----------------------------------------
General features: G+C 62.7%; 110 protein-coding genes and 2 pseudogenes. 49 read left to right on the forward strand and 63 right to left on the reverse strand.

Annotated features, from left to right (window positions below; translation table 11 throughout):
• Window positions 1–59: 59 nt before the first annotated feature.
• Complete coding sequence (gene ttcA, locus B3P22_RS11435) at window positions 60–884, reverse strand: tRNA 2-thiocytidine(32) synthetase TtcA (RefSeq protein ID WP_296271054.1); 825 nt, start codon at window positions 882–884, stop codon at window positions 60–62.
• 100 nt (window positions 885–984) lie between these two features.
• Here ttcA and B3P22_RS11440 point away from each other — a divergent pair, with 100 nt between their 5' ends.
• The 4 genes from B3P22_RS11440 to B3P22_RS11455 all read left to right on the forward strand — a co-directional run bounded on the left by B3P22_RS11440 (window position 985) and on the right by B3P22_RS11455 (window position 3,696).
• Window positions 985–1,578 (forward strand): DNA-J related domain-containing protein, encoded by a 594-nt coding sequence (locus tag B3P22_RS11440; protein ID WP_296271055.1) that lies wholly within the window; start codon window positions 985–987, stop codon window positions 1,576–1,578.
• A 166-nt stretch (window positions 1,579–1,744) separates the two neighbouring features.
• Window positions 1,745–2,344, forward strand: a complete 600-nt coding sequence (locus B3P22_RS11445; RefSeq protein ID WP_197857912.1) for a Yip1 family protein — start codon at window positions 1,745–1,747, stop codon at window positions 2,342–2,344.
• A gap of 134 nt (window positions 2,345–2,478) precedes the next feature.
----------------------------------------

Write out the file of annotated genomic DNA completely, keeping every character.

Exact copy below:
General features: G+C 62.7%; 110 protein-coding genes and 2 pseudogenes. 49 read left to right on the forward strand and 63 right to left on the reverse strand.

Annotated features, from left to right (window positions below; translation table 11 throughout):
• Window positions 1–59: 59 nt before the first annotated feature.
• Complete coding sequence (gene ttcA, locus B3P22_RS11435) at window positions 60–884, reverse strand: tRNA 2-thiocytidine(32) synthetase TtcA (RefSeq protein ID WP_296271054.1); 825 nt, start codon at window positions 882–884, stop codon at window positions 60–62.
• 100 nt (window positions 885–984) lie between these two features.
• Here ttcA and B3P22_RS11440 point away from each other — a divergent pair, with 100 nt between their 5' ends.
• The 4 genes from B3P22_RS11440 to B3P22_RS11455 all read left to right on the forward strand — a co-directional run bounded on the left by B3P22_RS11440 (window position 985) and on the right by B3P22_RS11455 (window position 3,696).
• Window positions 985–1,578 (forward strand): DNA-J related domain-containing protein, encoded by a 594-nt coding sequence (locus tag B3P22_RS11440; protein ID WP_296271055.1) that lies wholly within the window; start codon window positions 985–987, stop codon window positions 1,576–1,578.
• A 166-nt stretch (window positions 1,579–1,744) separates the two neighbouring features.
• Window positions 1,745–2,344, forward strand: a complete 600-nt coding sequence (locus B3P22_RS11445; RefSeq protein ID WP_197857912.1) for a Yip1 family protein — start codon at window positions 1,745–1,747, stop codon at window positions 2,342–2,344.
• A gap of 134 nt (window positions 2,345–2,478) precedes the next feature.